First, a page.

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Misinformation: Why facts are now irrelevant

Here's some unsurprising yet depressing news. Many Americans believe a lot of dumb, crazy, destructive, provably wrong stuff. Recent polls have found that nearly half of Donald Trump voters still believe that Hillary Clinton helped run a child sex slave ring in a D.C. pizza joint, and 52 percent are certain Trump won the popular vote. (He lost by over 3 million votes.) Liberals aren't much better. About half of Clinton supporters believe that Russia tampered with vote tallies to help elect Trump - which is simply not true - and many people still think that vaccines cause autism. According to Juan Williams in, it seems that the facts of political life are now subject to partisan interpretation. One survey found that 67 percent of Trump voters say unemployment grew during President Obama's term in office, even though it shrank from 7.8% to 4.6%. For a democratic system based on the consent of fully informed voters, this epidemic of willful ignorance is troubling.

Brian Resnik in says that misinformation is spreading for a reason. As politics has become more divisive and partisan, our political views have become increasingly tied up in our personal identities. We now look at our political allegiance as defining ourselves, the same as nationality, or skin color, or religion. And when someone criticizes or questions our political beliefs, it's perceived as a threat - an attack on one's self that needs to be warded off, regardless of the facts. This is sad, because most people are actually kinder, gentler, more caring than either political party, so identifying with one party or the other really makes people LESS attractive.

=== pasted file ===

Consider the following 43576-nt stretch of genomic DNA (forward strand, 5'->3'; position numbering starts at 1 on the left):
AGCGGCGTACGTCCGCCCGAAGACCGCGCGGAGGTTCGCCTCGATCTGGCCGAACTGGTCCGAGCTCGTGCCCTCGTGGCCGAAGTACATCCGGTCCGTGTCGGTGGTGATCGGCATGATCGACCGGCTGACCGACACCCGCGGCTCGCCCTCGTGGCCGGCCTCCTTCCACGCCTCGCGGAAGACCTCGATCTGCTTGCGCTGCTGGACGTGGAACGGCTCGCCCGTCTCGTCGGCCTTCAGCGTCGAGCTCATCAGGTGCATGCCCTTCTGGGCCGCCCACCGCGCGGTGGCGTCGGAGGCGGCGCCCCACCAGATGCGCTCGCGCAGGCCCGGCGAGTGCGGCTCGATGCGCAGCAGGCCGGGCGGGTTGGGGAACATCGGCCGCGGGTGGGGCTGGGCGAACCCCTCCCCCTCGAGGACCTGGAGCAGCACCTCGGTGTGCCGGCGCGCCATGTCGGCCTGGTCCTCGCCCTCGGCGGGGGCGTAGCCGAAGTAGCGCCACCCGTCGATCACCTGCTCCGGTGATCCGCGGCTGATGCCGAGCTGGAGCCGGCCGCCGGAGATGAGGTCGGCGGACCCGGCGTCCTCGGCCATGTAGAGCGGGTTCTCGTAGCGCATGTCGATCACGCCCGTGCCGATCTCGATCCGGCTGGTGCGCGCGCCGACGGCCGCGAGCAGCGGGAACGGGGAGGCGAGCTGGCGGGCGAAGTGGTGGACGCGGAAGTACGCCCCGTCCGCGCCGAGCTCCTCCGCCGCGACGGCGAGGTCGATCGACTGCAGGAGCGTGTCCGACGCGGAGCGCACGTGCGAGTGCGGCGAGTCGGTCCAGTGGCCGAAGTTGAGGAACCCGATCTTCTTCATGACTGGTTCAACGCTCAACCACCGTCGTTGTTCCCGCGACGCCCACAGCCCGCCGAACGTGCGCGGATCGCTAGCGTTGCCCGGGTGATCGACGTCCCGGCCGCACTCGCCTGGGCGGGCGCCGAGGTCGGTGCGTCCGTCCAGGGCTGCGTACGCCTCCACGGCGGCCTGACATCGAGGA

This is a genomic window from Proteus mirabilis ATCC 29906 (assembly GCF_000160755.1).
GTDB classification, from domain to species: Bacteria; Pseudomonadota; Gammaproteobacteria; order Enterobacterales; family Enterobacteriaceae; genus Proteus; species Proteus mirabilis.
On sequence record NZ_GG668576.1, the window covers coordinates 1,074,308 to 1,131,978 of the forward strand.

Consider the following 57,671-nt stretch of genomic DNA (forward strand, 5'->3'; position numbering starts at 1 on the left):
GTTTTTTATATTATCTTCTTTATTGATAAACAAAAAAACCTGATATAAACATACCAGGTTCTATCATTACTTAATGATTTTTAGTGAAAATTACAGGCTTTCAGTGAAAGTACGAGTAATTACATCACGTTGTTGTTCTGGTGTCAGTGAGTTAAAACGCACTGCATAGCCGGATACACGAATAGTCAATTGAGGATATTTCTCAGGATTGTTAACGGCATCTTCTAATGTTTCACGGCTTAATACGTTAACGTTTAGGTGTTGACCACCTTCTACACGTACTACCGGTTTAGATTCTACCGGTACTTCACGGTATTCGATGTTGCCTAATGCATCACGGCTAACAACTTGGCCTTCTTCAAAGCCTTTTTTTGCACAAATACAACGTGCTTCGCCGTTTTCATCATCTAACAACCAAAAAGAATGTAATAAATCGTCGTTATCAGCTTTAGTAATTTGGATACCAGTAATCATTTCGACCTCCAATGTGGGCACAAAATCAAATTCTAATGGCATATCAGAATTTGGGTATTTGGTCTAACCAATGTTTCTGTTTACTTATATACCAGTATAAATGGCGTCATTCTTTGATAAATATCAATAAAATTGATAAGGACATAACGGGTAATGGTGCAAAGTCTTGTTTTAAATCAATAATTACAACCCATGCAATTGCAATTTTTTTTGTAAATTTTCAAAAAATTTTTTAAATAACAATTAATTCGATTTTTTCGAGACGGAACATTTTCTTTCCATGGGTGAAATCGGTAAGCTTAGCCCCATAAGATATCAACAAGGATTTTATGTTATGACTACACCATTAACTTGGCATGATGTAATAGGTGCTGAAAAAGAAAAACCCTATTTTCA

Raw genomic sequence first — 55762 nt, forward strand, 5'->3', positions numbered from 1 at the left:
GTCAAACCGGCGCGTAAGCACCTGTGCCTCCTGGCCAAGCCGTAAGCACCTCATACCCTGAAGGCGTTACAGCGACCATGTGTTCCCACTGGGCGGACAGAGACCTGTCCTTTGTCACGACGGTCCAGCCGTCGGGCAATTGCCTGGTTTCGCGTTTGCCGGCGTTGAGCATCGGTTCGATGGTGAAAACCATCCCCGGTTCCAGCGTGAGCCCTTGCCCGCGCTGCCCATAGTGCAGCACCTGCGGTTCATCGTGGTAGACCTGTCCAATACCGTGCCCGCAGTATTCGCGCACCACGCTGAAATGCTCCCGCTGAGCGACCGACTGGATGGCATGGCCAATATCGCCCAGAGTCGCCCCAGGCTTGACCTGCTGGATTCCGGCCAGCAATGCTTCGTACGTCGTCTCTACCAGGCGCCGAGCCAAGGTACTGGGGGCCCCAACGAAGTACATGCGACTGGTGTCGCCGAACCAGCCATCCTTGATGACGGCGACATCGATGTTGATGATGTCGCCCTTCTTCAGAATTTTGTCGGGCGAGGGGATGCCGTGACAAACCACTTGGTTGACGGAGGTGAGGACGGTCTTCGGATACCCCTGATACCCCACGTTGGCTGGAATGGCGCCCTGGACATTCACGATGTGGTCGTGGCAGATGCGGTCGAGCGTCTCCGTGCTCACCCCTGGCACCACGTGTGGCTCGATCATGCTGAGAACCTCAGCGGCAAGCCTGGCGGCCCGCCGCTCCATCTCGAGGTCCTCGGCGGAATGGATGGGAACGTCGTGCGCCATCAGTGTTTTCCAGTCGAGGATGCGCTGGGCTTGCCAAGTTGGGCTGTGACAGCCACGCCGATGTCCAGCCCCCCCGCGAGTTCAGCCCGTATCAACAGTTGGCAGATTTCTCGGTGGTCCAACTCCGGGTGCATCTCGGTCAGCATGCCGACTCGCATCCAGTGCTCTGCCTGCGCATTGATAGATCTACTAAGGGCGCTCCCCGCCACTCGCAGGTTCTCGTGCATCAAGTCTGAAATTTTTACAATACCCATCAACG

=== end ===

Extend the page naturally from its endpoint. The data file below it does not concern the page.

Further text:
This phenomenon isn't limited to low-information voters. Even highly educated people tend to believe stories that bolster their pre-existing beliefs - and those who know a lot about politics are more likely to know whether a story makes liberals or conservatives look bad.

The irony is that the Internet was supposed to "democratize" information, and enable the curious to become better informed about complex issues. Instead, it's made it possible for people to anonymously hide out in Social networks like Twitter and Facebook. The Internet's lack of a filter has made all beliefs appear equally valid, since you can always find on-line "evidence" and opinion to match even the most nonsensical notions, with no agreed-upon authority to differentiate fact from fiction. We truly have entered "a post-truth era."